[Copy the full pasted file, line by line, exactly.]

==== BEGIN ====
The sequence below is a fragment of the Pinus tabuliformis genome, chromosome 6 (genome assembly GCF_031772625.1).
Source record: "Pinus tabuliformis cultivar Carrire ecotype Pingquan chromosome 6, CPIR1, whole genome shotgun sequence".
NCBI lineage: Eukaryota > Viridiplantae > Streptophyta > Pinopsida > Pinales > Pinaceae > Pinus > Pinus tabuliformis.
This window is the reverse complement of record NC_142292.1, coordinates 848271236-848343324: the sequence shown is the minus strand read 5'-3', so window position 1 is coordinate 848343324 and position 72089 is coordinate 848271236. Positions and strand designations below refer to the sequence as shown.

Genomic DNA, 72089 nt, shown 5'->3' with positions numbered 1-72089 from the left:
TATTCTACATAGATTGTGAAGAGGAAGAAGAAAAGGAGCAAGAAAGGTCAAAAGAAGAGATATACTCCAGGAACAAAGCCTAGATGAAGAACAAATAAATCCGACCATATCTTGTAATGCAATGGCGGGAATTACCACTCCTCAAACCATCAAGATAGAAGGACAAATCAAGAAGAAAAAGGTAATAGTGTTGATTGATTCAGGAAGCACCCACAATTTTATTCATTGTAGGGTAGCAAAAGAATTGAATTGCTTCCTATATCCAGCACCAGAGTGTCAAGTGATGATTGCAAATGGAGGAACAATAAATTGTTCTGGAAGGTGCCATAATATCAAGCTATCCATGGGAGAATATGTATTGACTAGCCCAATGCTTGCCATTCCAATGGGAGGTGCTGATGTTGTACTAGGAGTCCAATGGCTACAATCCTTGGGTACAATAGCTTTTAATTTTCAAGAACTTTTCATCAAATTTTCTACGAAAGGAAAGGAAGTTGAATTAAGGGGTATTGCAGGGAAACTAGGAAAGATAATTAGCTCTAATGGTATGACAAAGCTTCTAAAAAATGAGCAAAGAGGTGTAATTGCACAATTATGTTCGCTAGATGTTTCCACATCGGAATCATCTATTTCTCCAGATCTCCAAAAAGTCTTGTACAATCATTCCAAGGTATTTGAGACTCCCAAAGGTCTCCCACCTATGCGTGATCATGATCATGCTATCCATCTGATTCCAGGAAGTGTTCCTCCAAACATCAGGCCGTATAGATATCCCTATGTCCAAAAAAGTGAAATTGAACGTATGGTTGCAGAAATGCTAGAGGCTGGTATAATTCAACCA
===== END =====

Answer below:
The sequence below is a fragment of the Pinus tabuliformis genome, chromosome 6 (genome assembly GCF_031772625.1).
Source record: "Pinus tabuliformis cultivar Carrire ecotype Pingquan chromosome 6, CPIR1, whole genome shotgun sequence".
NCBI lineage: Eukaryota > Viridiplantae > Streptophyta > Pinopsida > Pinales > Pinaceae > Pinus > Pinus tabuliformis.
This window is the reverse complement of record NC_142292.1, coordinates 848271236-848343324: the sequence shown is the minus strand read 5'-3', so window position 1 is coordinate 848343324 and position 72089 is coordinate 848271236. Positions and strand designations below refer to the sequence as shown.

Genomic DNA, 72089 nt, shown 5'->3' with positions numbered 1-72089 from the left:
TATTCTACATAGATTGTGAAGAGGAAGAAGAAAAGGAGCAAGAAAGGTCAAAAGAAGAGATATACTCCAGGAACAAAGCCTAGATGAAGAACAAATAAATCCGACCATATCTTGTAATGCAATGGCGGGAATTACCACTCCTCAAACCATCAAGATAGAAGGACAAATCAAGAAGAAAAAGGTAATAGTGTTGATTGATTCAGGAAGCACCCACAATTTTATTCATTGTAGGGTAGCAAAAGAATTGAATTGCTTCCTATATCCAGCACCAGAGTGTCAAGTGATGATTGCAAATGGAGGAACAATAAATTGTTCTGGAAGGTGCCATAATATCAAGCTATCCATGGGAGAATATGTATTGACTAGCCCAATGCTTGCCATTCCAATGGGAGGTGCTGATGTTGTACTAGGAGTCCAATGGCTACAATCCTTGGGTACAATAGCTTTTAATTTTCAAGAACTTTTCATCAAATTTTCTACGAAAGGAAAGGAAGTTGAATTAAGGGGTATTGCAGGGAAACTAGGAAAGATAATTAGCTCTAATGGTATGACAAAGCTTCTAAAAAATGAGCAAAGAGGTGTAATTGCACAATTATGTTCGCTAGATGTTTCCACATCGGAATCATCTATTTCTCCAGATCTCCAAAAAGTCTTGTACAATCATTCCAAGGTATTTGAGACTCCCAAAGGTCTCCCACCTATGCGTGATCATGATCATGCTATCCATCTGATTCCAGGAAGTGTTCCTCCAAACATCAGGCCGTATAGATATCCCTATGTCCAAAAAAGTGAAATTGAACGTATGGTTGCAGAAATGCTAGAGGCTGGTATAATTCAACCA